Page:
Note: Where available, the PDF/Word icon below is provided to view the complete and fully formatted document
 Download Full Day's HansardDownload Full Day's Hansard    View Or Save XMLView/Save XML

Previous Fragment    Next Fragment
Tuesday, 8 May 1973
Page: 1840


Mr Lionel Bowen (KINGSFORD-SMITH, NEW SOUTH WALES) - J will not delay the House. However, I would have thought that the honourable member for Fisher (Mr Adermann) would have had the courtesy, if he was so interested in this matter, to let me know that he intended to speak on it. If he had done so 1 would at least have had an opportunity to give him a reply.


Mr Adermann - A message was sent to you.


Mr Lionel Bowen (KINGSFORD-SMITH, NEW SOUTH WALES) - No message was sent to me. I knew nothing about this matter before 1 walked into the House. I will find out what I can and give the honourable member that information in the House tomorrow night. I am not aware of the situation in respect of the Nambour post office. I assume, in trying to get some impression from what the honourable member said, that we have lost a site. We do not acquire the sites. We have a lot of difficulties because we are not able to acquire the sites; it is done through another department, which was the system under the previous Government. This is one of the defects that a Postmaster-General has to put up with. This may well be the problem in Nambour; I do not know. But the honourable member should not blame it on the poor, unfortunate Director in Queensland, alleging that he is inefficient and not able to cope with the situation - which is what the honourable member is implying.


Mr Adermann - No, it is not.


Mr Lionel Bowen (KINGSFORD-SMITH, NEW SOUTH WALES) - Yes, it is, because it is his responsibility to do these things. This is not the first occasion on which the honourable member has stood up in this House recently to malign people and to indicate there is something radically wrong all of a sudden with the Postmaster-General's Department. It is quite ridiculous to suggest it was facetious to say that a telephone cost $20,000. The honourable member said that tonight. It is the fact. It is one reason why there is so much trouble with the economics of the situation. The honourable member's Party provided certain telephones at great expense just to buy votes. The former Government spent that money and I am still saddled with the consequences of that Budget. We are running at losses - enormous losses which mean we can never get an economic return - and now the honourable member is saying what a dreadful tragedy it is. Most of the honourable member's submissions to me have concerned commercial and business telephones. I will indicate tomorrow night the record concerning him. He is only a new member and is entitled to some leniency. I had permitted him to proceed on the adjournment debate 2 or 3 times thinking he might improve in his submissions but I have found that they are getting worse and are put on the basis that now somebody sinister has the job of Postmaster-General and that this can cause untold damage to him. That is not the case at all.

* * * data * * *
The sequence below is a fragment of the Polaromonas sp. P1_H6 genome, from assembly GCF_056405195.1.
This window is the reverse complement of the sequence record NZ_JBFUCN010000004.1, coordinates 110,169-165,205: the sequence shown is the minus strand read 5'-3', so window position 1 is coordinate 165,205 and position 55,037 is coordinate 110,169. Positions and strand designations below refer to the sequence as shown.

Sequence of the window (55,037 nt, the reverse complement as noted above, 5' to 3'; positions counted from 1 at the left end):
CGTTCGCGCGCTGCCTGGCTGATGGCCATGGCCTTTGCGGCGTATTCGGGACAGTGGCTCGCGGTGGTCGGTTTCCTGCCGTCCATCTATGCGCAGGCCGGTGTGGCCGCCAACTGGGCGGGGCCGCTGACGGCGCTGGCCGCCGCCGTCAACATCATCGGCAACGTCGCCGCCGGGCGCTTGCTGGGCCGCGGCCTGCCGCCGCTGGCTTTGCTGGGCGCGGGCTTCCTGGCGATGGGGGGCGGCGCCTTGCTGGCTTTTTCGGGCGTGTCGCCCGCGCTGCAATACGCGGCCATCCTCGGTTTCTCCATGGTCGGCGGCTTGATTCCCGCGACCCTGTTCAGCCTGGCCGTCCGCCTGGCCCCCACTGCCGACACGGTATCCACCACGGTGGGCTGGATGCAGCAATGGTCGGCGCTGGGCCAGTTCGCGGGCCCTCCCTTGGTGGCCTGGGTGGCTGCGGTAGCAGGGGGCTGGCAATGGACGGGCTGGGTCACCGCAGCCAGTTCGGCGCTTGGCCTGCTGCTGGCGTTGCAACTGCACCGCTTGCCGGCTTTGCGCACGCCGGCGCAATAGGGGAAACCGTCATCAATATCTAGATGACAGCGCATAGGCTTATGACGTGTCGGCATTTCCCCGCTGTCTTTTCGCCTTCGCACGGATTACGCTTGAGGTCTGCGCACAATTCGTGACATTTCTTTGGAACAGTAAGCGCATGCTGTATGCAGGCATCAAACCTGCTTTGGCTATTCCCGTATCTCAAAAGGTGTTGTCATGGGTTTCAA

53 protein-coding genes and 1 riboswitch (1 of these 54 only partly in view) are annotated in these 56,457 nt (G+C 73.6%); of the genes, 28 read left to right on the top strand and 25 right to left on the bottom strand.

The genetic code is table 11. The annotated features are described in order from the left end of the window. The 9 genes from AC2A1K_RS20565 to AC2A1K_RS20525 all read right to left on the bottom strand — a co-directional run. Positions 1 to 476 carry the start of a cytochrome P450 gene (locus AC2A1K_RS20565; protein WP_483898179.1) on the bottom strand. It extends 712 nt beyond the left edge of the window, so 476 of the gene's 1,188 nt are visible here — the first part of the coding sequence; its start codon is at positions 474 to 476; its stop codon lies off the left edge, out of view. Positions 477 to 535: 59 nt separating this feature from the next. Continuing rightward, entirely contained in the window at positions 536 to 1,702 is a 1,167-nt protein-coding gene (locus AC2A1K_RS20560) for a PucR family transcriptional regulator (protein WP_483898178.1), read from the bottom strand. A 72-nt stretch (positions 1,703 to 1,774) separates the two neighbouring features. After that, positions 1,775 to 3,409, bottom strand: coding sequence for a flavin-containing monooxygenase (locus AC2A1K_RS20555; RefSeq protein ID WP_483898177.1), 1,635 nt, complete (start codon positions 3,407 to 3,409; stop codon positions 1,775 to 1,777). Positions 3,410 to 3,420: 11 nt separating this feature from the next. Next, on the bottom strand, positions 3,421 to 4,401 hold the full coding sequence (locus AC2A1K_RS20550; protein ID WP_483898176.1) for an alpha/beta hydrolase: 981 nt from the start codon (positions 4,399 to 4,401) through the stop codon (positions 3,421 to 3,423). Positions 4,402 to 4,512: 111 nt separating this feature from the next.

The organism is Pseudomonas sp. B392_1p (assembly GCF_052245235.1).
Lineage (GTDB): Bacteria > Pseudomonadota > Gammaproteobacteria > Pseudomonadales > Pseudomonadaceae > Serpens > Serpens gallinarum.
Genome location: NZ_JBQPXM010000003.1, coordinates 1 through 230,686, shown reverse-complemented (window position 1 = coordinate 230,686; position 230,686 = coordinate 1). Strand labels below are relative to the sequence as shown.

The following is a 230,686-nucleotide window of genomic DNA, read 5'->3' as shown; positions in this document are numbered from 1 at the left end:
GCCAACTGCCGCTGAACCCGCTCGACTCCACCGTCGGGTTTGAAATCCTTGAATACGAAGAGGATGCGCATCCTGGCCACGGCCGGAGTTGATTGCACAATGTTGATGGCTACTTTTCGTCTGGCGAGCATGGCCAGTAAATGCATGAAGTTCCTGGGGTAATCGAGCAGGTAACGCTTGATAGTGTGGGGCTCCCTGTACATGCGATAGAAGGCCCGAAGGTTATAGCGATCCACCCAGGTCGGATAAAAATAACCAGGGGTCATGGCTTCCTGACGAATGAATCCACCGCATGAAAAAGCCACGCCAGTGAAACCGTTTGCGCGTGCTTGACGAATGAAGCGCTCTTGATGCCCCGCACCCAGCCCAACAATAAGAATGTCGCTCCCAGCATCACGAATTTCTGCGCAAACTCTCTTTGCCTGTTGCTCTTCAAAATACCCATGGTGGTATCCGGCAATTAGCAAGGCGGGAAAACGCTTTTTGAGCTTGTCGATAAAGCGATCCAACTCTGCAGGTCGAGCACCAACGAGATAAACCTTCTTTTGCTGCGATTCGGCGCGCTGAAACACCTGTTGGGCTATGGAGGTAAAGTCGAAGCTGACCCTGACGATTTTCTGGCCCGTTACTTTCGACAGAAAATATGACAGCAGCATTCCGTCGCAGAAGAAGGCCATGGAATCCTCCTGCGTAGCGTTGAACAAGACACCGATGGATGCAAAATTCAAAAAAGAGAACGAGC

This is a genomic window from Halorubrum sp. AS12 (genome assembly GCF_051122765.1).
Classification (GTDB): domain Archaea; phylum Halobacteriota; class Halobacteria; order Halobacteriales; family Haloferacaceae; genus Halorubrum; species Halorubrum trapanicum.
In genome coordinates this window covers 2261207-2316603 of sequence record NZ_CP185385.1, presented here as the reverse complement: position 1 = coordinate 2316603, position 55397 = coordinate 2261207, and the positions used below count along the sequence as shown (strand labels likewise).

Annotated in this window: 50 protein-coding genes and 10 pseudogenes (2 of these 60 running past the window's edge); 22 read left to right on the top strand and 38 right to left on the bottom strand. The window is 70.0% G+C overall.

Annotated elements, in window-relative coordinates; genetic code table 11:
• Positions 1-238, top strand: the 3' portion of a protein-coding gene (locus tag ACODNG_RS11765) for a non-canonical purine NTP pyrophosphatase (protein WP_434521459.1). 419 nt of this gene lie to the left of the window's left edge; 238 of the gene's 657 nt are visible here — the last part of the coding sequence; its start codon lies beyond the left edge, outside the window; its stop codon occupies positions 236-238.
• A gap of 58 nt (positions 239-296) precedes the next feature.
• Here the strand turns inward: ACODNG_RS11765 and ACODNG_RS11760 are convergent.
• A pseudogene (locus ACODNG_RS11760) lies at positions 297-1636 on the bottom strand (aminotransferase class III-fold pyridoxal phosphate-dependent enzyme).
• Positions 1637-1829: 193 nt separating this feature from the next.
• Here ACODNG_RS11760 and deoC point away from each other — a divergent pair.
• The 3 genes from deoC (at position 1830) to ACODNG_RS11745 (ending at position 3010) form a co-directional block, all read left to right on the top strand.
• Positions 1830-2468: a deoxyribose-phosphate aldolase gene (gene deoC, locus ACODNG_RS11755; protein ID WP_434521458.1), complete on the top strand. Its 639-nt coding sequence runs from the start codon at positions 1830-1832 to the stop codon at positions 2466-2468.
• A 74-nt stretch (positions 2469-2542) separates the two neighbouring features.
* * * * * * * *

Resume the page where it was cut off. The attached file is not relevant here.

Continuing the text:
Mr Adermann - I am not frightened.


Mr Lionel Bowen (KINGSFORD-SMITH, NEW SOUTH WALES) - Nor should you be frightened. But let us be fair and reasonable about it. The honourable member got up in the House one night and said he would submit a medical certificate in order to get a telephone. I shall tell him tomorrow night, I think, that it would cost some $7,500 to install. But if the Department is to spend all that money in that particular section, what is it to do about the 2,500 people in the queue in Brisbane and those in other areas? Where was the planning of the Liberal-Country Party Government? What did the previous Government intend when it knew that these growth centres existed? Why did not the former Government allocate the funds? It was elected on that policy. Looking at that particular policy, was it not put on the basis that there was some particular association with automatic exchanges? Was it not the real policy? How did it come about? Was it because some graziers' association in Queensland - not this Parliament - decided in June 1970 that it would be the policy? That became the policy, with the disastrous financial results about which the honourable member for Fisher is complaining this evening. There is insufficient capital and increasing debt loads. The Government has now had to set up a royal commission to try to find some better way of managing the structure of the organisation, yet the honourable member walks in here tonight, without telling me one word about it, and asks why cannot a post office be erected in Nambour. I can find out the answer tomorrow by ringing the director in Brisbane. I will give the honourable member the answer in the adjournment debate tomorrow night.







Suggest corrections